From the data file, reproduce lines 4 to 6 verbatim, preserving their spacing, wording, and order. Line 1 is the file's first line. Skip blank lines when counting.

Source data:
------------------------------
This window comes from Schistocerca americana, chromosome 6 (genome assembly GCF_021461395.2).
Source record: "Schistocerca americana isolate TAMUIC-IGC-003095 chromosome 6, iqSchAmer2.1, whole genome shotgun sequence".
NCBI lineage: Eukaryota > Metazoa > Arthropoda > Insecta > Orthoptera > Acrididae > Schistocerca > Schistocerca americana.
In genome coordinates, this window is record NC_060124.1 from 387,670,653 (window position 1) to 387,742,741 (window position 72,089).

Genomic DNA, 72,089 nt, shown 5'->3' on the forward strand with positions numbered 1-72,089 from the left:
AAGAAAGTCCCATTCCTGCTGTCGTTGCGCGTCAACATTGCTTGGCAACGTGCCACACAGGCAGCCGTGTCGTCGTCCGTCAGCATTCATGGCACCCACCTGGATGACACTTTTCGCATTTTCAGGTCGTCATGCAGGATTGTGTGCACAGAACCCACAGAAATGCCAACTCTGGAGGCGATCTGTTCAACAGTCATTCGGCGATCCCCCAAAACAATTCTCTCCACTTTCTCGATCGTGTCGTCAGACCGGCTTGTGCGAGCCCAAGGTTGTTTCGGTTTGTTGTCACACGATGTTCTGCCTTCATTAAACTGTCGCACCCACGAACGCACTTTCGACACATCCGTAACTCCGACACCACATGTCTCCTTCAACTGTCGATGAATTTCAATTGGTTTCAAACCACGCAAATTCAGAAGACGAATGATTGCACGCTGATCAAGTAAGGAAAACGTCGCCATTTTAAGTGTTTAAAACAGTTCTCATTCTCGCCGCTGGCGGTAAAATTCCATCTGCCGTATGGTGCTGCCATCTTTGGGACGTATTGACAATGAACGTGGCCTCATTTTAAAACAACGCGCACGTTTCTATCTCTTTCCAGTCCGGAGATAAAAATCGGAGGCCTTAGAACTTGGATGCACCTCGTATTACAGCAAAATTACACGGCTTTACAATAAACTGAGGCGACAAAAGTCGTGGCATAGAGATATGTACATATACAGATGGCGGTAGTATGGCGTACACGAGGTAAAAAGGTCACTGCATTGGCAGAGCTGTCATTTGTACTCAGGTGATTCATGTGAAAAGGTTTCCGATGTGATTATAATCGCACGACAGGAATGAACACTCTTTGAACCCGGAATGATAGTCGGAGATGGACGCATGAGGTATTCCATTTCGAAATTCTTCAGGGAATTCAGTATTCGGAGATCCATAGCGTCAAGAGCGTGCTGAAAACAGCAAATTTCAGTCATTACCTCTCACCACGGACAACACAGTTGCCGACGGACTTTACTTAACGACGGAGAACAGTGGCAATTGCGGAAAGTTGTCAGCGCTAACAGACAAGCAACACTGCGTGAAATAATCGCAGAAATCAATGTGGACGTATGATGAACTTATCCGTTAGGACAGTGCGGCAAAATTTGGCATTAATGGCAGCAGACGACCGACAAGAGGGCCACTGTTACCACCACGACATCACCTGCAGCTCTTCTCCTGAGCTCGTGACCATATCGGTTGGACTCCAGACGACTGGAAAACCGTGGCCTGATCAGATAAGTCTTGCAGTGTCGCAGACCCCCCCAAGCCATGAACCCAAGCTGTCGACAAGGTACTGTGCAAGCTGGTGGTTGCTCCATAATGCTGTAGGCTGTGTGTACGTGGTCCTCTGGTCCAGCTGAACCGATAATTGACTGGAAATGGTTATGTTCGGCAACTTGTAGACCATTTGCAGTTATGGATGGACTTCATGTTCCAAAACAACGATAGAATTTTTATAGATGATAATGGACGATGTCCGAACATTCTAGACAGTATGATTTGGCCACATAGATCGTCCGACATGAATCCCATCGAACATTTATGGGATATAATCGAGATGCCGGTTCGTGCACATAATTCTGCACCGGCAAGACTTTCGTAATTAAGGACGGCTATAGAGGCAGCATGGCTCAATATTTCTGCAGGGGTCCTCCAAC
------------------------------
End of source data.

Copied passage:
In genome coordinates, this window is record NC_060124.1 from 387,670,653 (window position 1) to 387,742,741 (window position 72,089).

Genomic DNA, 72,089 nt, shown 5'->3' on the forward strand with positions numbered 1-72,089 from the left:
AAGAAAGTCCCATTCCTGCTGTCGTTGCGCGTCAACATTGCTTGGCAACGTGCCACACAGGCAGCCGTGTCGTCGTCCGTCAGCATTCATGGCACCCACCTGGATGACACTTTTCGCATTTTCAGGTCGTCATGCAGGATTGTGTGCACAGAACCCACAGAAATGCCAACTCTGGAGGCGATCTGTTCAACAGTCATTCGGCGATCCCCCAAAACAATTCTCTCCACTTTCTCGATCGTGTCGTCAGACCGGCTTGTGCGAGCCCAAGGTTGTTTCGGTTTGTTGTCACACGATGTTCTGCCTTCATTAAACTGTCGCACCCACGAACGCACTTTCGACACATCCGTAACTCCGACACCACATGTCTCCTTCAACTGTCGATGAATTTCAATTGGTTTCAAACCACGCAAATTCAGAAGACGAATGATTGCACGCTGATCAAGTAAGGAAAACGTCGCCATTTTAAGTGTTTAAAACAGTTCTCATTCTCGCCGCTGGCGGTAAAATTCCATCTGCCGTATGGTGCTGCCATCTTTGGGACGTATTGACAATGAACGTGGCCTCATTTTAAAACAACGCGCACGTTTCTATCTCTTTCCAGTCCGGAGATAAAAATCGGAGGCCTTAGAACTTGGATGCACCTCGTATTACAGCAAAATTACACGGCTTTACAATAAACTGAGGCGACAAAAGTCGTGGCATAGAGATATGTACATATACAGATGGCGGTAGTATGGCGTACACGAGGTAAAAAGGTCACTGCATTGGCAGAGCTGTCATTTGTACTCAGGTGATTCATGTGAAAAGGTTTCCGATGTGATTATAATCGCACGACAGGAATGAACACTCTTTGAACCCGGAATGATAGTCGGAGATGGACGCATGAGGTATTCCATTTCGAAATTCTTCAGGGAATTCAGTATTCGGAGATCCATAGCGTCAAGAGCGTGCTGAAAACAGCAAATTTCAGTCATTACCTCTCACCACGGACAACACAGTTGCCGACGGACTTTACTTAACGACGGAGAACAGTGGCAATTGCGGAAAGTTGTCAGCGCTAACAGACAAGCAACACTGCGTGAAATAATCGCAGAAATCAATGTGGACGTATGATGAACTTATCCGTTAGGACAGTGCGGCAAAATTTGGCATTAATGGCAGCAGACGACCGACAAGAGGGCCACTGTTACCACCACGACATCACCTGCAGCTCTTCTCCTGAGCTCGTGACCATATCGGTTGGACTCCAGACGACTGGAAAACCGTGGCCTGATCAGATAAGTCTTGCAGTGTCGCAGACCCCCCCAAGCCATGAACCCAAGCTGTCGACAAGGTACTGTGCAAGCTGGTGGTTGCTCCATAATGCTGTAGGCTGTGTGTACGTGGTCCTCTGGTCCAGCTGAACCGATAATTGACTGGAAATGGTTATGTTCGGCAACTTGTAGACCATTTGCAGTTATGGATGGACTTCATGTTCCAAAACAACGATAGAATTTTTATAGATGATAATGGACGATGTCCGAACATTCTAGACAGTATGATTTGGCCACATAGATCGTCCGACATGAATCCCATCGAACATTTATGGGATATAATCGAGATGCCGGTTCGTGCACATAATTCTGCACCGGCAAGACTTTCGTAATTAAGGACGGCTATAGAGGCAGCATGGCTCAATATTTCTGCAGGGGTCCTCCAAC